Colombia's public prosecutor said on Friday he would ask a judge to halt an investigation into former president Alvaro Uribe regarding alleged witness tampering and fraud.
Conservative Uribe, 68, is considered Colombia‘s most influential politician and is the mentor of current President Ivan Duque.
He served as president from 2002 to 2010 and was known for his tough stance on fighting the leftist Revolutionary Armed Forces of Colombia (FARC) guerrillas.
He also strongly opposed his successor Juan Manuel Santos’s historic 2016 peace accord with FARC that ended a half century of armed conflict by the Marxist rebels.
The investigation surrounds a complaint filed by Uribe in 2012 against leftist senator Ivan Cepeda, whom he accused of hatching a plot to falsely link him to right-wing paramilitary groups.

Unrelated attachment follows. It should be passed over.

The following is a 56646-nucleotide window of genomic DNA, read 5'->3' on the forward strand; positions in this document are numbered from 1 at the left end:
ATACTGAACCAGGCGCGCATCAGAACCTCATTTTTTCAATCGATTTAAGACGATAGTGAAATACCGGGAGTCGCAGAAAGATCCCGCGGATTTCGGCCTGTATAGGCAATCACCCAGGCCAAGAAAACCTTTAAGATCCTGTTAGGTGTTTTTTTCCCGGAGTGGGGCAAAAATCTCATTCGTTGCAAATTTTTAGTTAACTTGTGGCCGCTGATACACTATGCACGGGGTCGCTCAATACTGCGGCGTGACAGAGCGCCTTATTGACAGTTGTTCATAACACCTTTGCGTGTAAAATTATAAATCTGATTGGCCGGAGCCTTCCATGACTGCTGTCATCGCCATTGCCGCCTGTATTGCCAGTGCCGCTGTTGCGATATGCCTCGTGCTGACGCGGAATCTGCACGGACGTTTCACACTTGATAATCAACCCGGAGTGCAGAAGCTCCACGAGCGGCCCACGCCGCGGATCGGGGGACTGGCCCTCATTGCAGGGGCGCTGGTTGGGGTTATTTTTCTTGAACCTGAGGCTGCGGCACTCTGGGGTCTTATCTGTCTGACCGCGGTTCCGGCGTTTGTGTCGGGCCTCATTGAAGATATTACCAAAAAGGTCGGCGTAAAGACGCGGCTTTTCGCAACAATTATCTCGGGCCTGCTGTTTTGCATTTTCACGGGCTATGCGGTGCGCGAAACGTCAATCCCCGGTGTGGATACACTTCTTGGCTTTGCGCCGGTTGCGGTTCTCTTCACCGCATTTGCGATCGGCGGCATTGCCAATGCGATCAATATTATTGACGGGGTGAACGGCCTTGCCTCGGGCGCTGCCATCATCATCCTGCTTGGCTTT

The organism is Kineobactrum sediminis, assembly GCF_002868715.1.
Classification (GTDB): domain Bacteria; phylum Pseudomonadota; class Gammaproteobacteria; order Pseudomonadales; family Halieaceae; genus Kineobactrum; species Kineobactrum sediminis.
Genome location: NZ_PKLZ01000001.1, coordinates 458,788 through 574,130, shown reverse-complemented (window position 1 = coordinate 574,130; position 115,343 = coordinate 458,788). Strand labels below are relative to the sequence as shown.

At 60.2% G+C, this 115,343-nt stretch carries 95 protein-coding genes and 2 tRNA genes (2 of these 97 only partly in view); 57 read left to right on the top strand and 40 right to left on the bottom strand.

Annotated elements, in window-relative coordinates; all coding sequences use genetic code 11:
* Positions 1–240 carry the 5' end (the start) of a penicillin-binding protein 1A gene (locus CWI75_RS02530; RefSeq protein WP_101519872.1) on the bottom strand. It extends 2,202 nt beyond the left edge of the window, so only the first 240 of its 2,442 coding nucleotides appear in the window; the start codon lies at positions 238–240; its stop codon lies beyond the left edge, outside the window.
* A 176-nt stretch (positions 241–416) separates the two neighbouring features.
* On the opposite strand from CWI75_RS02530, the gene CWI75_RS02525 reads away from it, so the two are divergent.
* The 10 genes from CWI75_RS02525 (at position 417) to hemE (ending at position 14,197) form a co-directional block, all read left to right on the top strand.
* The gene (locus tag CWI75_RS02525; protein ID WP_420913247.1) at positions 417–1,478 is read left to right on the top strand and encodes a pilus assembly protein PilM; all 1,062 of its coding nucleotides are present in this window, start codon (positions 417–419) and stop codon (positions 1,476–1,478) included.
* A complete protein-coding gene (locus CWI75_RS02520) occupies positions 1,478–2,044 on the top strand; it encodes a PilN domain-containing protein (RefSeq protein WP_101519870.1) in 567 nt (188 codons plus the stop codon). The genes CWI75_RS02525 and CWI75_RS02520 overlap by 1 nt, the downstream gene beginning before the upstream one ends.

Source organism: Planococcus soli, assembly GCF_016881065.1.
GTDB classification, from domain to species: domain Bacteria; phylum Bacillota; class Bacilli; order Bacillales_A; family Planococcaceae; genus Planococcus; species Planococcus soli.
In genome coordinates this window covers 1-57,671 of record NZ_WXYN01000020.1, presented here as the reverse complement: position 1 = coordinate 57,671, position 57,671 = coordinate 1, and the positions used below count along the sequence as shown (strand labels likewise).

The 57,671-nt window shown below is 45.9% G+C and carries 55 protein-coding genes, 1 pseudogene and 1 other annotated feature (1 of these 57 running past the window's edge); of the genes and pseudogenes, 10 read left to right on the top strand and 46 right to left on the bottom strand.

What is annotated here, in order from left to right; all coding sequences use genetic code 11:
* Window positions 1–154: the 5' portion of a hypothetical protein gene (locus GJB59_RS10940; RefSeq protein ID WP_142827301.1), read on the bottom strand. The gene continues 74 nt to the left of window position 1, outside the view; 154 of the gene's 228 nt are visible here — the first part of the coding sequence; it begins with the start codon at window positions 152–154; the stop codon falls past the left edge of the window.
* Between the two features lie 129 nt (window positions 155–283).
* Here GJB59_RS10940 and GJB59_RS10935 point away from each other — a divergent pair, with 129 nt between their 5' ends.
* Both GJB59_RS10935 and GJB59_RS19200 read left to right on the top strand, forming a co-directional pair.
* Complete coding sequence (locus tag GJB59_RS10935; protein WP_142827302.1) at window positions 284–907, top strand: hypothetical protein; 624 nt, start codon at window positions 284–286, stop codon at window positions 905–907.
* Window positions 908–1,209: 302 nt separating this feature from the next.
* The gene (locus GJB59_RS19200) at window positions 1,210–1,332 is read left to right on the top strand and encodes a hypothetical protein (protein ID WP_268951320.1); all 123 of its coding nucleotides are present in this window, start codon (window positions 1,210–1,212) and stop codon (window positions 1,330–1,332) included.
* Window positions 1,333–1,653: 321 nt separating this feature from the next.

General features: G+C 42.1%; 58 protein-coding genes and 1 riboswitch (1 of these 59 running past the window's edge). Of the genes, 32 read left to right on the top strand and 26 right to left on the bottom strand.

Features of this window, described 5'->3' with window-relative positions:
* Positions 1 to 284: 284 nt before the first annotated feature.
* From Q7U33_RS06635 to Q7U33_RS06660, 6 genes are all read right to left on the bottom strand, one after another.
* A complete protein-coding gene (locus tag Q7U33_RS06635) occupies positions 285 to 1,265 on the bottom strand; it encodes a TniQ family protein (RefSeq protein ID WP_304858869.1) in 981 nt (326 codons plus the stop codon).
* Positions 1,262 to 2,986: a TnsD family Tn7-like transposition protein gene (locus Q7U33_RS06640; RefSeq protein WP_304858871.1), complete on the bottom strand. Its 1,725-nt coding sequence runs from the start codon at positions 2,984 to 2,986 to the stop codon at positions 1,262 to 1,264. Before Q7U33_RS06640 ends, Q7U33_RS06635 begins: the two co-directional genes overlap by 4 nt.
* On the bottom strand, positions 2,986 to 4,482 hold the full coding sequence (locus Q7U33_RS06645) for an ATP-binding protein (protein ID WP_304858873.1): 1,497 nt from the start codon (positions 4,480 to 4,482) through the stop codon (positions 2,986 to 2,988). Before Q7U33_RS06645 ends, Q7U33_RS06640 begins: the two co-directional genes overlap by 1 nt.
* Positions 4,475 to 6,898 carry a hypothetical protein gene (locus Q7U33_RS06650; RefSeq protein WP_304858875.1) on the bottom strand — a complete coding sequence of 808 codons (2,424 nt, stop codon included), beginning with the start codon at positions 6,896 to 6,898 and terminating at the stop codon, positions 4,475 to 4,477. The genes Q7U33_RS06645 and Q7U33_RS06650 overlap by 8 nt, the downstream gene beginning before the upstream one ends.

But the Supreme Court decided against investigating Cepeda and in 2018 instead opened a witness tampering probe against Uribe.
“The case prosecutor has established that some of the behaviors” Uribe is accused of “are not crimes and others that are, cannot be attributed to him as author or participant,” said the public prosecutor’s office in a statement.
Prosecutor Gabriel Jaimes has requested a hearing to present his case to drop the investigation, which a judge may either grant or deny.
“Thank God for this positive step. Thank you to so many people for your prayers and solidarity,” Uribe wrote on Twitter.
Uribe was placed under house arrest by the Supreme Court in August when serving as a senator, but he resigned and two months later was released by a lower court.
As a senator, Uribe’s case would have been investigated by the Supreme Court, but his resignation meant the case passed into the jurisdiction of a lower court.
He was thus investigated by pubic prosecutor Francisco Barbosa, a former ally of his protege Duque.
Cepeda has accused investigators of lacking impartiality.